Or Should We Get Involved In Another Mythology Series
There’s some part of me as a television viewer that has always been drawn, moth-like, to a mythology based series. And really, more than most people, I should know better by now. I devoted more than a decade of my life to X-Files, even though the longer the series was on the air, the more worn the narrative thread got. And I defended Lost to the last, even though it kept giving us more question than answers up to the very last second. I’ve watched at least half a dozen other mythos based series try to mine that same story with even less success than they did. So when Westworld debuted on HBO nearly two years, I was very reluctant to get involved. It came from the wellspring of J.J. Abrams, who brought us that crazy island in the first place, and it seemed to just offer fewer revelations than it actually promised to give.. But considering that millions jumped on board Season 1, the incredible starpower connected to it, and over 20 Emmy nominations last year, I figured I needed to at least watch a few episodes of Season 2 before I dismissed it outright.
Unless you were one of the host robots whose mind gets erased and rebooted, Westworld originated from a cult 70s movie series. In Season 1, Westworld, one of many theme parks owned by the Delos corporation, began to malfunctions. The hosts began to act without the controls and safeties that had worked flawlessly for thirty years. These included Dolores, a sweetheart homesteader (Evan Rachel Wood), Teddy, a would-be gunslinger (James Marsden) and Maeve (Thandie Newton), a brothel owner. Operated on by Bernard (Jeffrey Wright) and Ford (Anthony Hopkins), it was eventually revealed that Ford, the designer of the park who was about to be fired, had begun to start ‘a new narrative’. To wit, the total revolt of the hosts and their overthrow of the park. The series climaxed with Dolores putting a bullet in the back of Ford’s head.
As Season 2 progresses, the chaos has, if anything, only amplified. Dolores has become a cold-blooded killer, willing to slaughter anyone, human or host, who gets in the way of her search for freedom. One can empathize to an extent, considering that for more than thirty years people have been using her for sex and murder, but the ruthlessness in her has gotten to the point that Teddy, the man (?) who loves her has begun to doubt her in a key moment. Maeve has reunited with some of her fellow companions with the vague admonition of finding the daughter that she had in an earlier incarnation. Bernard, who we learned late last season was nothing more than the robot incarnation of Ford’s initial partners, has been trying to play both sides, but its clear that there is some level of malfunction in him that can’t be easily corrected. Meanwhile, the corporation is in the process of trying to take back the park from the robots, viewing this as a financial matter, and its also become clear that the flaw in Westworld is spreading throughout the parts, one of which bares the resemblance of a safari. And I haven’t even gotten to the Man In Black (Ed Harris) , a man who has spent thirty years going through the park over and over like a gamer searching for Easter eggs — and has finally found one.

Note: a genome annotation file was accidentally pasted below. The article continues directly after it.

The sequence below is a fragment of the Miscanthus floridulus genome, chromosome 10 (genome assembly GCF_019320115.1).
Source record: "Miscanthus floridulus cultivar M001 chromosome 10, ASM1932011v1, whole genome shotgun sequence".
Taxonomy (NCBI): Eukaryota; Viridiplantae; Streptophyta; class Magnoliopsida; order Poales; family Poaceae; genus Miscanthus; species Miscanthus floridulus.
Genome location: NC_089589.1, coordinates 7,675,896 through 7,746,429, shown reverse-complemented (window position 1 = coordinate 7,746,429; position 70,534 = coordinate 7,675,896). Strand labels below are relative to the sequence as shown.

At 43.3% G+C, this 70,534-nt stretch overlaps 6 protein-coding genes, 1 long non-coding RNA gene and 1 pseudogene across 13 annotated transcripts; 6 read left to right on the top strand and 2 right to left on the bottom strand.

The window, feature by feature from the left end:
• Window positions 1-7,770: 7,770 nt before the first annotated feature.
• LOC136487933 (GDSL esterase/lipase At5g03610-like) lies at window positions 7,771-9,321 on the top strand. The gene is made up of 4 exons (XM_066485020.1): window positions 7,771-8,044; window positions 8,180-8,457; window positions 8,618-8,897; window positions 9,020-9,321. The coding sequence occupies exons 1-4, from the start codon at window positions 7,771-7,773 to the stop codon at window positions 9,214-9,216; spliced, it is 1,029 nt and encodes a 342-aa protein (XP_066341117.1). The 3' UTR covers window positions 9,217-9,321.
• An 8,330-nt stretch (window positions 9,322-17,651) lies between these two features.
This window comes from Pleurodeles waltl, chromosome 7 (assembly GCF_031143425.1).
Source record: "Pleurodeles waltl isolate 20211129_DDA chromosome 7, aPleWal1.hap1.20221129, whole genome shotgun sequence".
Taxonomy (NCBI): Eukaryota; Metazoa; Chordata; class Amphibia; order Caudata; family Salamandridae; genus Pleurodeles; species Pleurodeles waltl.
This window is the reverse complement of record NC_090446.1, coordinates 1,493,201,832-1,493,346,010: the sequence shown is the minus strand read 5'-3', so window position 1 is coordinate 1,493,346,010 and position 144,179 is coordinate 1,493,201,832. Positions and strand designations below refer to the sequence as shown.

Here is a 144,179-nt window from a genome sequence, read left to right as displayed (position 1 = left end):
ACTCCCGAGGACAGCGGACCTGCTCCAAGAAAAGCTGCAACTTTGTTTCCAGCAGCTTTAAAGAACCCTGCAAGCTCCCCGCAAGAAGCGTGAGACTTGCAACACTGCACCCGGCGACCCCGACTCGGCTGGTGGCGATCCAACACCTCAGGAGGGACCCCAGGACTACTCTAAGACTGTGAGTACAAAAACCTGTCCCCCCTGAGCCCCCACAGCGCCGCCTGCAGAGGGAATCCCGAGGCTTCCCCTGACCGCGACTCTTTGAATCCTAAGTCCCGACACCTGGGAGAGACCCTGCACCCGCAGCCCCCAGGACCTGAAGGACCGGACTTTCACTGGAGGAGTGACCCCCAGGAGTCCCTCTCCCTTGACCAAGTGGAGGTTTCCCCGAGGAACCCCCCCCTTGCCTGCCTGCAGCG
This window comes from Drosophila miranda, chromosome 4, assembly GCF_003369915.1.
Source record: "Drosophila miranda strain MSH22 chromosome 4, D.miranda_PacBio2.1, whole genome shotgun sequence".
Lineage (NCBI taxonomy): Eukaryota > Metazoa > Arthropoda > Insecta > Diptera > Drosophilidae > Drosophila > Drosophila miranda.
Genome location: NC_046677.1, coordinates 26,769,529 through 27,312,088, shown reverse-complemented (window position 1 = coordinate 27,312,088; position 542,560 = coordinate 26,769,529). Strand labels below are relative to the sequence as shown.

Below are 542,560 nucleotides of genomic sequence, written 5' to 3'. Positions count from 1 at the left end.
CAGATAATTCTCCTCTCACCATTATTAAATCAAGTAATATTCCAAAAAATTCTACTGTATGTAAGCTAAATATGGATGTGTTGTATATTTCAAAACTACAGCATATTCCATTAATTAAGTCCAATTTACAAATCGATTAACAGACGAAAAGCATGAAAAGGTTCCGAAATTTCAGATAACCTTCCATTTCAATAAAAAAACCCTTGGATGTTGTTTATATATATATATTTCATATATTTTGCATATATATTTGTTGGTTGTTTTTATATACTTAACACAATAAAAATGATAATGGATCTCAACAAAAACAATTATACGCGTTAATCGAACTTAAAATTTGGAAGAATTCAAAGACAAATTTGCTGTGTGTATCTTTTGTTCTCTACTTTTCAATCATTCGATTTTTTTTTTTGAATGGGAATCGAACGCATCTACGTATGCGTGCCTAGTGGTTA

All of this is very well done, acted and written. Yet I can’t escape the premonition that much like so many other mythology series, there may be, in the long run, no ‘there’ there. We still don’t know when or where this park is, we keep getting fewer and answers and more questions with each episodes, and every episodes seems to include some kind of time shift that makes things more confusing. (It also doesn’t assuage my doubts that one of the hosts is played by Rodrigo Santoro, and anyone who watched Lost knows just what happened last time he was in an Abrams based series.) Even when X-Files was at is worst, it could fall back to something lighter in MOTW’s. And Lost, for all its faults, made up for them by having some of the most well drawn characters in the history of medium. Westworld still doesn’t seem to have much of a ‘new narrative’.
Now, I’m willing to give the show a fair amount of rope, mainly because I’m a huge fan of the cast. I’ve been in awe of Evan Rachel Wood and Thandie Newton for more than twenty years, and their work as two completely different liberated hosts is fascinated. Jeffrey Wright has always been a good actor, and he seems more conflicted than anyone else in the cast. And of course, Harris has always been one of the greatest actors in history, and he bites into this role with the ferocity of wolf eating a T-Bone.
I’ll give it a chance because I’ve learned enough about mythology based series to know its about the journey, not the destination. But that doesn’t change the fact that at some point Westworld, as Hugo ‘Hurley’ Reyes might say, should give us ‘some frigging answers!”
My score:3.75 stars.